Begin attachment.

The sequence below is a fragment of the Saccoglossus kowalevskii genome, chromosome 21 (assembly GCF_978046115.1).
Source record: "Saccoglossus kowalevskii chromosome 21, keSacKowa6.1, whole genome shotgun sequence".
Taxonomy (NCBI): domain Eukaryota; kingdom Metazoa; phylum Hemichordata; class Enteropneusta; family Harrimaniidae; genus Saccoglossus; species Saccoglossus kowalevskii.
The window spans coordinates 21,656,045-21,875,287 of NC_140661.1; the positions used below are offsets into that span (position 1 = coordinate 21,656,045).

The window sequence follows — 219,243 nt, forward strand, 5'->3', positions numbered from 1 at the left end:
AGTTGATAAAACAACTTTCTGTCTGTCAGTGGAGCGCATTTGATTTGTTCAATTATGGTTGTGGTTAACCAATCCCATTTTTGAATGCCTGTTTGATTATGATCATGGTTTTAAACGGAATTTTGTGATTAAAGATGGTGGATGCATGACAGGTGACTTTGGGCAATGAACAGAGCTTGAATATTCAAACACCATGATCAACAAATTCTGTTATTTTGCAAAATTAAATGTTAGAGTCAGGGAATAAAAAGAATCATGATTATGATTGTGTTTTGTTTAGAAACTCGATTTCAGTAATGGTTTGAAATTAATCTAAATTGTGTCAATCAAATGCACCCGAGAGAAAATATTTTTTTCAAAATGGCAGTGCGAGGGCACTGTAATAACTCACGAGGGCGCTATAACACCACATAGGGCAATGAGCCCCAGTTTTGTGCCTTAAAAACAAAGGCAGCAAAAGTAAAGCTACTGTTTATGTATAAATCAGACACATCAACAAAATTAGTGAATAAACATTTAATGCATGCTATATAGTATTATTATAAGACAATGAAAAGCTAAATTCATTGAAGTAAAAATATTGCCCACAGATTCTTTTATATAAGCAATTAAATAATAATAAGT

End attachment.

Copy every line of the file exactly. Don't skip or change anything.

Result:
The sequence below is a fragment of the Saccoglossus kowalevskii genome, chromosome 21 (assembly GCF_978046115.1).
Source record: "Saccoglossus kowalevskii chromosome 21, keSacKowa6.1, whole genome shotgun sequence".
Taxonomy (NCBI): domain Eukaryota; kingdom Metazoa; phylum Hemichordata; class Enteropneusta; family Harrimaniidae; genus Saccoglossus; species Saccoglossus kowalevskii.
The window spans coordinates 21,656,045-21,875,287 of NC_140661.1; the positions used below are offsets into that span (position 1 = coordinate 21,656,045).

The window sequence follows — 219,243 nt, forward strand, 5'->3', positions numbered from 1 at the left end:
AGTTGATAAAACAACTTTCTGTCTGTCAGTGGAGCGCATTTGATTTGTTCAATTATGGTTGTGGTTAACCAATCCCATTTTTGAATGCCTGTTTGATTATGATCATGGTTTTAAACGGAATTTTGTGATTAAAGATGGTGGATGCATGACAGGTGACTTTGGGCAATGAACAGAGCTTGAATATTCAAACACCATGATCAACAAATTCTGTTATTTTGCAAAATTAAATGTTAGAGTCAGGGAATAAAAAGAATCATGATTATGATTGTGTTTTGTTTAGAAACTCGATTTCAGTAATGGTTTGAAATTAATCTAAATTGTGTCAATCAAATGCACCCGAGAGAAAATATTTTTTTCAAAATGGCAGTGCGAGGGCACTGTAATAACTCACGAGGGCGCTATAACACCACATAGGGCAATGAGCCCCAGTTTTGTGCCTTAAAAACAAAGGCAGCAAAAGTAAAGCTACTGTTTATGTATAAATCAGACACATCAACAAAATTAGTGAATAAACATTTAATGCATGCTATATAGTATTATTATAAGACAATGAAAAGCTAAATTCATTGAAGTAAAAATATTGCCCACAGATTCTTTTATATAAGCAATTAAATAATAATAAGT